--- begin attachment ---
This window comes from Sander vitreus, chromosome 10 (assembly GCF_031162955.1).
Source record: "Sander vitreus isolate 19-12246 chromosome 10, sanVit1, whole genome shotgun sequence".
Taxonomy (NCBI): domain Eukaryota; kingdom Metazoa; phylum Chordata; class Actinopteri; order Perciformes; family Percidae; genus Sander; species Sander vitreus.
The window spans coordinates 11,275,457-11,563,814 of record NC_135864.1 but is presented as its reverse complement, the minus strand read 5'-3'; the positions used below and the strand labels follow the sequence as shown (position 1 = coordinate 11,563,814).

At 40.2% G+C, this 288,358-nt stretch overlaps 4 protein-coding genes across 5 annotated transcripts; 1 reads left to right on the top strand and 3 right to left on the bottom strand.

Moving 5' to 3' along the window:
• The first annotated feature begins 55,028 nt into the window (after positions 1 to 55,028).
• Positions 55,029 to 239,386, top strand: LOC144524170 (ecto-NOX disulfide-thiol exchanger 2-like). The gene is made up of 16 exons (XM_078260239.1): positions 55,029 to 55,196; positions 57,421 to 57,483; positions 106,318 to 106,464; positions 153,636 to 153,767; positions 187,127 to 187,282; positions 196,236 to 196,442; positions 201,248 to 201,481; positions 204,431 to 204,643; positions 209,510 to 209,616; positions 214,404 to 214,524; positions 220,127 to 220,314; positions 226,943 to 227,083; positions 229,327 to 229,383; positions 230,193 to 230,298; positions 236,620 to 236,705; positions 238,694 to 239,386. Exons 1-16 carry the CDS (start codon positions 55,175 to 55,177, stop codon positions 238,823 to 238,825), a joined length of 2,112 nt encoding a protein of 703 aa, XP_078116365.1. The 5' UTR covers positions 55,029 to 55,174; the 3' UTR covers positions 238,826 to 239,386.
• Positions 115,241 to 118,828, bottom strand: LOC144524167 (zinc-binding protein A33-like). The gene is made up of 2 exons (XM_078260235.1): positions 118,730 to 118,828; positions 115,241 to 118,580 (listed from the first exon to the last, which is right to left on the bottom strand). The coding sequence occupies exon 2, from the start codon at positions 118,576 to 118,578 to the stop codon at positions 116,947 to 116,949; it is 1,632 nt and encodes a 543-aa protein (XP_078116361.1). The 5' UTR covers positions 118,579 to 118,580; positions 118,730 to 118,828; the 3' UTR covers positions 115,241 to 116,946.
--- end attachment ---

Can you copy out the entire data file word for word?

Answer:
This window comes from Sander vitreus, chromosome 10 (assembly GCF_031162955.1).
Source record: "Sander vitreus isolate 19-12246 chromosome 10, sanVit1, whole genome shotgun sequence".
Taxonomy (NCBI): domain Eukaryota; kingdom Metazoa; phylum Chordata; class Actinopteri; order Perciformes; family Percidae; genus Sander; species Sander vitreus.
The window spans coordinates 11,275,457-11,563,814 of record NC_135864.1 but is presented as its reverse complement, the minus strand read 5'-3'; the positions used below and the strand labels follow the sequence as shown (position 1 = coordinate 11,563,814).

At 40.2% G+C, this 288,358-nt stretch overlaps 4 protein-coding genes across 5 annotated transcripts; 1 reads left to right on the top strand and 3 right to left on the bottom strand.

Moving 5' to 3' along the window:
• The first annotated feature begins 55,028 nt into the window (after positions 1 to 55,028).
• Positions 55,029 to 239,386, top strand: LOC144524170 (ecto-NOX disulfide-thiol exchanger 2-like). The gene is made up of 16 exons (XM_078260239.1): positions 55,029 to 55,196; positions 57,421 to 57,483; positions 106,318 to 106,464; positions 153,636 to 153,767; positions 187,127 to 187,282; positions 196,236 to 196,442; positions 201,248 to 201,481; positions 204,431 to 204,643; positions 209,510 to 209,616; positions 214,404 to 214,524; positions 220,127 to 220,314; positions 226,943 to 227,083; positions 229,327 to 229,383; positions 230,193 to 230,298; positions 236,620 to 236,705; positions 238,694 to 239,386. Exons 1-16 carry the CDS (start codon positions 55,175 to 55,177, stop codon positions 238,823 to 238,825), a joined length of 2,112 nt encoding a protein of 703 aa, XP_078116365.1. The 5' UTR covers positions 55,029 to 55,174; the 3' UTR covers positions 238,826 to 239,386.
• Positions 115,241 to 118,828, bottom strand: LOC144524167 (zinc-binding protein A33-like). The gene is made up of 2 exons (XM_078260235.1): positions 118,730 to 118,828; positions 115,241 to 118,580 (listed from the first exon to the last, which is right to left on the bottom strand). The coding sequence occupies exon 2, from the start codon at positions 118,576 to 118,578 to the stop codon at positions 116,947 to 116,949; it is 1,632 nt and encodes a 543-aa protein (XP_078116361.1). The 5' UTR covers positions 118,579 to 118,580; positions 118,730 to 118,828; the 3' UTR covers positions 115,241 to 116,946.